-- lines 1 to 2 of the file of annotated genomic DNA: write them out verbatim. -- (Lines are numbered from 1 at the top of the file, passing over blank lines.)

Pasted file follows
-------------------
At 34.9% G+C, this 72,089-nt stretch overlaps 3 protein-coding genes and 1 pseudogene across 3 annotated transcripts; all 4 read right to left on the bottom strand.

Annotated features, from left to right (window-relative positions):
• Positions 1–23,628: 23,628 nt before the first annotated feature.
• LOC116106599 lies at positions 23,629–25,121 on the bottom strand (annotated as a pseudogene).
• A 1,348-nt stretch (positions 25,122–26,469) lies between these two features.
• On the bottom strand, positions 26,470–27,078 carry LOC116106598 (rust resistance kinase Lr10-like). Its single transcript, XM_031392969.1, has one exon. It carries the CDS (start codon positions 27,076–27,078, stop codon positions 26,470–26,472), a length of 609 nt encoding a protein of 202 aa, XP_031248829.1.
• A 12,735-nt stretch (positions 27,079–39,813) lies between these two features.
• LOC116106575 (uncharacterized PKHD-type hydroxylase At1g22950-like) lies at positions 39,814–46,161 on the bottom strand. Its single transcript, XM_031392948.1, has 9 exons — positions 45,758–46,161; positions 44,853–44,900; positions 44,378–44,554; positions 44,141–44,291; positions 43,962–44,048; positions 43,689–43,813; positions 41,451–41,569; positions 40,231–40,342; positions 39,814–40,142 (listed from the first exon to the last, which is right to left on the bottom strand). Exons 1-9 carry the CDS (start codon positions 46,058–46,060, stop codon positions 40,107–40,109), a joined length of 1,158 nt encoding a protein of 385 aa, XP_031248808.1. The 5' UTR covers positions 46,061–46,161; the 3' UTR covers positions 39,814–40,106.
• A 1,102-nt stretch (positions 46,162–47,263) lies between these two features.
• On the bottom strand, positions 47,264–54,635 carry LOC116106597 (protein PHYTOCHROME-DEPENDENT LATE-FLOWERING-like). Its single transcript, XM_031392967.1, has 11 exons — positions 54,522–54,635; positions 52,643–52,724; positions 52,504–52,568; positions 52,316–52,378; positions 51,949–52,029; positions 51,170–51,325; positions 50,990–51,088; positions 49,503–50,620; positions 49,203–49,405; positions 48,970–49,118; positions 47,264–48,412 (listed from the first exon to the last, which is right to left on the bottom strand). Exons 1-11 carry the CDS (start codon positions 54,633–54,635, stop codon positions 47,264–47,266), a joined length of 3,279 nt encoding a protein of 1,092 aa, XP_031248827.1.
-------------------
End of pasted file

At 34.9% G+C, this 72,089-nt stretch overlaps 3 protein-coding genes and 1 pseudogene across 3 annotated transcripts; all 4 read right to left on the bottom strand.

Annotated features, from left to right (window-relative positions):